Idea: move cargo-generated gitignore into target directory

The build system Meson automatically generates a .gitignore file (containing simply *) for every created build directory. This automatically excludes the entire directory from git (git only tracks directories with at least one tracked file in it)

Cargo could do the same thing for the target directory. This would means the target directory would be excluded regardless of its name and location, and the output of cargo new could be just a tiny bit tidier (since the decision to no longer exclude Cargo.lock by default, the target directory is the only thing in the generated .gitignore anyway)

Also, currently cargo new inside of an existing git repository skips creating a git repository (good) but also skips creating a .gitignore in the new directory (bad), which means git will try to track its target directory (if you're not using a workspace, or choosing to work on the crate in the subdirectory directly)


What about cargo clean, which nukes target?

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It likely shouldn't be generated by cargo new but every time a target/ is created.


FYI this has come up before in instead of writing a `.gitignore` with `/target` -- output a `.gitignore` with `*` *inside* `target/` · Issue #11548 · rust-lang/cargo · GitHub

Edit: this post made the incorrect assumption that all .gitignore files must be commited to git :frowning:

old answer Hello, first time poster here at IRLO 😅

I think there is a problem with having a .gitignore file in target/

A .gitignore file needs to be commited, so git would track the file target/.gitignore.

Imagine you're an unexperienced developer that created a new rust project. You would do cargo run and then git add, git commit. Now you have target/.gitignore committed.

After a while you do cargo clean (or rm -rf target, orany other tool that removes target) - now you have an unstaged change in git for the removal of target/.gitignore.

I'm not sure special casing cargo clean to not remove target/.gitignore helps because of the alternative ways to delete target.

This is incorrect. The .gitignore file is included in *, and so gets ignored. Feel free to test this locally. Cargo simply needs to ensure the .gitignore file always exists if target/ does.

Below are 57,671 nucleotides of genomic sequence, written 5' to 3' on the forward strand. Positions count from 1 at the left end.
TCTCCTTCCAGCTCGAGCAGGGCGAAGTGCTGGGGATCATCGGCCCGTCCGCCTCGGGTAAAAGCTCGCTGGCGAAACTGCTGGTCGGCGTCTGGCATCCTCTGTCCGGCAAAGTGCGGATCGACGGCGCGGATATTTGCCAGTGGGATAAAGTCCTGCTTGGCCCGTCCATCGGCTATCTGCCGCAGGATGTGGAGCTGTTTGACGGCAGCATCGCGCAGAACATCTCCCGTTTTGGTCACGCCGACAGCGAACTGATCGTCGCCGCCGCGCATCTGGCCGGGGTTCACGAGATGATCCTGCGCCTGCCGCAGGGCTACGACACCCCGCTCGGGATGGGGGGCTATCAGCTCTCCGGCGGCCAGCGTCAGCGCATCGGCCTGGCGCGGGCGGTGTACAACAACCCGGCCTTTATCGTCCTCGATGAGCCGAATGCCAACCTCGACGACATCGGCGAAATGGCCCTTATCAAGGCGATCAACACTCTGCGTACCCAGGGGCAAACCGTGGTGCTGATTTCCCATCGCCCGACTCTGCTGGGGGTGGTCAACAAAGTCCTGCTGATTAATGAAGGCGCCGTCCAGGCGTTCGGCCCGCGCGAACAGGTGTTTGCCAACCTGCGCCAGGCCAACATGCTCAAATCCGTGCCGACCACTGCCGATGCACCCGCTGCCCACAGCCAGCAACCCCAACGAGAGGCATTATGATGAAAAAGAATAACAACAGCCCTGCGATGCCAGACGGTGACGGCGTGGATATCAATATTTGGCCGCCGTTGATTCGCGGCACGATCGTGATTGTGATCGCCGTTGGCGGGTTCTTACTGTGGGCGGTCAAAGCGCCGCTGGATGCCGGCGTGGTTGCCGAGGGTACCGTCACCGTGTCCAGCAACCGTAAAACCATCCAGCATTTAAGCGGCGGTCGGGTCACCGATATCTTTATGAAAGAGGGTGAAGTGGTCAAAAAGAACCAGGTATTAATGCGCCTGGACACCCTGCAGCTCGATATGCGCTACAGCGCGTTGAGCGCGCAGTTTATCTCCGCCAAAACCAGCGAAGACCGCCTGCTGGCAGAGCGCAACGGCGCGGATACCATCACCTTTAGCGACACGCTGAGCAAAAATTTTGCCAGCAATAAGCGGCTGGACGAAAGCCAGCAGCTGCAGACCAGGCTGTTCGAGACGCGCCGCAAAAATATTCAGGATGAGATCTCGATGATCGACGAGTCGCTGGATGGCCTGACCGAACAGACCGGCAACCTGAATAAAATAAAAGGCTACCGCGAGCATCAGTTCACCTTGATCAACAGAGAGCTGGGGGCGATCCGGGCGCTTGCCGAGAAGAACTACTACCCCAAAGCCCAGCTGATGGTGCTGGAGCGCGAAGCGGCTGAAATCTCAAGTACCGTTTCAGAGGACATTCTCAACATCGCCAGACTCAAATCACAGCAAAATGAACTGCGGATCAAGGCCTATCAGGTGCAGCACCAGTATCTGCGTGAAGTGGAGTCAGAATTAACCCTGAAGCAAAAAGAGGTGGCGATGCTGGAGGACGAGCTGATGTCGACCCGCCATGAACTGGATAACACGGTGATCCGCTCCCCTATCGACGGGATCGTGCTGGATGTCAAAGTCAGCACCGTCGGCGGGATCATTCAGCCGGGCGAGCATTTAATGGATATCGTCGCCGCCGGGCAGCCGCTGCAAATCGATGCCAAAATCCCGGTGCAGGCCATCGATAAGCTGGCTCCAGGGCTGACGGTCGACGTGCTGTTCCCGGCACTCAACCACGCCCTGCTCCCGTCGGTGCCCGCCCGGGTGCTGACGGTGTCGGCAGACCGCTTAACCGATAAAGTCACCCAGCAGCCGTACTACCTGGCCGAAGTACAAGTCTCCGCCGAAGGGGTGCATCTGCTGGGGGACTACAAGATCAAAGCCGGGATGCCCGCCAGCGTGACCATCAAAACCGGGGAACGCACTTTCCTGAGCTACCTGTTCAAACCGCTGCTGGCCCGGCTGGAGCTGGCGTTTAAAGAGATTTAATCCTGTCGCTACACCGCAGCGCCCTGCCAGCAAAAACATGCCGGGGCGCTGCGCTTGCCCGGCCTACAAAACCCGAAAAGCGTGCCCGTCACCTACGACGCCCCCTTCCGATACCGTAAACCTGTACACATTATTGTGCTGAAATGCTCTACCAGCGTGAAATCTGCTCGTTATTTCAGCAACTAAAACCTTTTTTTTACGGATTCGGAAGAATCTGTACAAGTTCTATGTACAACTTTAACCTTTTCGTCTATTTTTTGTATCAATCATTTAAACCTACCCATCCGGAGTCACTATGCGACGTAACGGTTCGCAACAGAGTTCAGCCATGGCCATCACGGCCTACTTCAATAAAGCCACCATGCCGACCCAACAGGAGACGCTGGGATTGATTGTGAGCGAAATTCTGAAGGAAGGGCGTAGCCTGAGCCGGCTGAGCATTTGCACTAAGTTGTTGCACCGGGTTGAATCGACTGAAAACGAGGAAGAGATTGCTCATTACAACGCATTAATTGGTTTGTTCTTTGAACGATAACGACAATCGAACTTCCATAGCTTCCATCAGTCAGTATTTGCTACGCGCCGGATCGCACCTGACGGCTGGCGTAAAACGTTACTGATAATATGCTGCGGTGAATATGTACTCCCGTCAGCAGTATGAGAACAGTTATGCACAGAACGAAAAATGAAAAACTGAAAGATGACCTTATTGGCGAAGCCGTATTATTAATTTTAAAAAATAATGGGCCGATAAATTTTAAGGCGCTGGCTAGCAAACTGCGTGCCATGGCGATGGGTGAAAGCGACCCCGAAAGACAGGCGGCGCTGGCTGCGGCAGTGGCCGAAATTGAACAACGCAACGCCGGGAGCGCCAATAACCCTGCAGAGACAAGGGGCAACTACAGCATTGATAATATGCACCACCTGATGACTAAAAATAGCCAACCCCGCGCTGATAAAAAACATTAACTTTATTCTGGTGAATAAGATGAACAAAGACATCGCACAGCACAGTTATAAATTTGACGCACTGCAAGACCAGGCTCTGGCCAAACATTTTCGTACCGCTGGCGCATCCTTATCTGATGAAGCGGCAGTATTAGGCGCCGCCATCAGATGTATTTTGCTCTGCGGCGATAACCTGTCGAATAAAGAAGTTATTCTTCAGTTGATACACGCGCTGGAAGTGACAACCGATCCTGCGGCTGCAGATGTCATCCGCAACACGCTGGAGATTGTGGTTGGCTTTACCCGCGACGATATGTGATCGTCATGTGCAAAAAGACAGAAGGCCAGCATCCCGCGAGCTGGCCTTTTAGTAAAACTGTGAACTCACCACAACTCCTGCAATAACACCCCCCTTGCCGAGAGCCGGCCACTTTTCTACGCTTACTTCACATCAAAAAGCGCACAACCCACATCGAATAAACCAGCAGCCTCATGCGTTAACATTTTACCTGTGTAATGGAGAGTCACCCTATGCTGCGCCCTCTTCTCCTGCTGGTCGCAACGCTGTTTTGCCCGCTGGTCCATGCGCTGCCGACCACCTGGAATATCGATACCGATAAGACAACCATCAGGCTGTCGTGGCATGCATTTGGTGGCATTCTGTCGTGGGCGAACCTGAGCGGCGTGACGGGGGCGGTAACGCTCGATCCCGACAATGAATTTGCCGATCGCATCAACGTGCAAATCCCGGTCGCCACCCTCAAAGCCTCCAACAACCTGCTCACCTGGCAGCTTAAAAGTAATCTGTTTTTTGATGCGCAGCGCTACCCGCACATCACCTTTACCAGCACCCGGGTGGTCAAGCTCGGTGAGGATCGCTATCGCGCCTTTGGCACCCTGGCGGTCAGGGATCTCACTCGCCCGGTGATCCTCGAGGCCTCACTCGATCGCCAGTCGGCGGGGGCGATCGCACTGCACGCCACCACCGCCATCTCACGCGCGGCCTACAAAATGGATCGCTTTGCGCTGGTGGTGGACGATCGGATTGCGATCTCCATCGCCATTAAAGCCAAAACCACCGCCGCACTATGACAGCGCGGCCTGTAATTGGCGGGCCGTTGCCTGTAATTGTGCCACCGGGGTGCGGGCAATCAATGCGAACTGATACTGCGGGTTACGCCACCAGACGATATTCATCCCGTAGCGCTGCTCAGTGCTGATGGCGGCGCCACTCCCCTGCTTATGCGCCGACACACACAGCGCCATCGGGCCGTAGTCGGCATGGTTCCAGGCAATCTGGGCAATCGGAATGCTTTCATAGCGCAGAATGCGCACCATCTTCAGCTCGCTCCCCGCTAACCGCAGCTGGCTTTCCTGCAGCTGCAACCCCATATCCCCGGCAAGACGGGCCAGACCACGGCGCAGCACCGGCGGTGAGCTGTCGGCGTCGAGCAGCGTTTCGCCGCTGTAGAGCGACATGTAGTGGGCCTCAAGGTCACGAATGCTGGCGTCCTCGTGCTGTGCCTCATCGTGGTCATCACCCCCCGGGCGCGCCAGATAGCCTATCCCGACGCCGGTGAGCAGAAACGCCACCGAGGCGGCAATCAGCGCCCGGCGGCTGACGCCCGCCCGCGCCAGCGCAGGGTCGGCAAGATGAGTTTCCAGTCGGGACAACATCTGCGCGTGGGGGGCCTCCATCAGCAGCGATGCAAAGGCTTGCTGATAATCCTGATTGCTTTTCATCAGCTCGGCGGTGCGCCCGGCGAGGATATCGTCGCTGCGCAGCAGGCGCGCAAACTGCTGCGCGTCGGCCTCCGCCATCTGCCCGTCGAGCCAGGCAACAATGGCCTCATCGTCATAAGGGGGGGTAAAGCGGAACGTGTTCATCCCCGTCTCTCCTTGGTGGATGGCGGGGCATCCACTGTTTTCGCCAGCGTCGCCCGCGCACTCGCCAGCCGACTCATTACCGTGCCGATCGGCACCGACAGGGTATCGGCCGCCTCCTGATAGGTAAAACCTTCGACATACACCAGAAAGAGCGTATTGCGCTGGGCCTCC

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Dang, makes sense :sweat_smile:

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This strategy does not ignore /target if it is a symlink.

cargo new doesn't create or use a symlink for target. If someone wants to customize their setup to use a symlink for target then IMO they should be responsible for updating their top-level .gitignore if they want.


But these 2 things (name and location of the target dir) are essentially stable, and might as well be called part of Cargo's API. I know that there are scripts out in the wild that quietly assume both are fixed.

In addition, plenty of projects that want to exclude files or subdirectores (eg auto-generated files) actually use that top-level .gitignore file. So if this change went through, all of such projects that are greenfielded after this change would just have to do the work of creating one manually again (I assume nothing changes for existing projects). It's not a lot of added work but it's an additional wart where currently there is none.

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Surprisingly not that many. I've been using a customized for years and have barely noticed any failures.

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While git is dominant, it is not the only version control system, how will this idea work with those? Should cargo detect which one is in use and use an appropriate one? What about version control systems that can track empty directories (didn't svn allow this? It has been decades since I used it, so I could be wrong).

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I don't think the existence of other version control systems is motivation against adding .gitignore. The linked issue has a couple more examples of version control systems that might be reasonable to add as well, but .gitignore covers the 99% and gives ignore files for those systems a simple path forward.

That doesn't help across the ecosystem though.

FWIW, I have different directories for ale and tarpaulin to avoid clobbering directories and locked build directories. Coordinating all of them to point to the same place is far easier with symlinks than with per-project settings (that can easily end up as local diffs that cannot be ignored if there are other reasons for the configuration file to exist).